The moisture read is done by a sensor installed on the dryer flow, and regulate the dryer discharge, controlling the drying speed automatically, to determine the beginning and the end of each product cycle in the equipment.

With this system is possible to set the exit moisture content of your grain automatically, and to determine the right moment to discharge the product on the ideal moisture for storage. Connecting the digital thermometry system, the drying automation and all equipment sensors of storage project to a platform able to interconnect all information in a single place, the food safety of post-harvest process increase significantly. Add to it the silo and equipment project structurally adequate to engineering international standards to guarantee a project with operational safety.

Figure 8. Grain exit moisture automatic control system on the dryer Font: Kepler Weber (2020)

As the harvest and planting process, the use of trustable technologies is the best way to post harvest chain, to maximize profitability, minimize loses, increase grain quality and to have a safe process to operators. Therefore, farmers, cooperatives and beneficiation units in general will have good conditions to contribute in global food demand supply with reliability, safety and sustainability.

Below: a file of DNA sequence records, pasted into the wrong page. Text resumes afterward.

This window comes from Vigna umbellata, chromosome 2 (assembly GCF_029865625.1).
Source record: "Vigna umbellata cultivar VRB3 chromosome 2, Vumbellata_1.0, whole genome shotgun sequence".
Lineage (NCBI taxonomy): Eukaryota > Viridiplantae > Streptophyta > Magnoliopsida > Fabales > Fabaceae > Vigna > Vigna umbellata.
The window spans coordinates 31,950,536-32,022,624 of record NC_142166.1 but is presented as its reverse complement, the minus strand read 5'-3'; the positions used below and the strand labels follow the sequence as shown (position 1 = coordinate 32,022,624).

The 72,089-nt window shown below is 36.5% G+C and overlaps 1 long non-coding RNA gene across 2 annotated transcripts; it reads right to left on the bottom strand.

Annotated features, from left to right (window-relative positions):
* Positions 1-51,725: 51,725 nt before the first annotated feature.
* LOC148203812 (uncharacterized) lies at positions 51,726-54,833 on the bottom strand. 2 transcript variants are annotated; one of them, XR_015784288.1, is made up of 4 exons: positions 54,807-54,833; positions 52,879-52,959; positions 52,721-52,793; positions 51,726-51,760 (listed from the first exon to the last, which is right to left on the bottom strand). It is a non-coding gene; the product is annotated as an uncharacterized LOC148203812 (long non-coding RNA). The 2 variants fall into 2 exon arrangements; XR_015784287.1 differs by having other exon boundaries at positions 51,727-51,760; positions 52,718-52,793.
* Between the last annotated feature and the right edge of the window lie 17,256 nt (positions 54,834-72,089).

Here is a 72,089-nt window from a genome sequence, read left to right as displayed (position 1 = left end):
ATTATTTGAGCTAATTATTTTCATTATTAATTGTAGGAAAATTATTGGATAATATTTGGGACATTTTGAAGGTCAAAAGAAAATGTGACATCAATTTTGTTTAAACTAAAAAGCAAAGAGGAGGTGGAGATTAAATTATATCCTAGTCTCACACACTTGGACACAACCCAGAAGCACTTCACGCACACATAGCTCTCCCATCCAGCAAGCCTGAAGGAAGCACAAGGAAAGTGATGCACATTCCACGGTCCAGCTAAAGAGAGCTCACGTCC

References: ANSI/ASAE EP 433. Loads Exerted by Free-Flowing Grains on bins. In American Society of Agricultural and Biological Engineers. 2011 FAO – Food and Agriculture Organization of the United Nations. Food and agriculture projections to 2050. Available in: http://www.fao.org/global-perspectives-studies/food-agriculture-projections-to-2050/en/. JANSSEN, H.A. Versuche uber getreidedruck in silozellen. VDI Zeitschrift 39:1045-1049. 1885 World Bank, Ending Poverty and Hunger by 2030: An Agenda for the Global Food System Available in: https://openknowledge.worldbank.org/handle/10986/21771.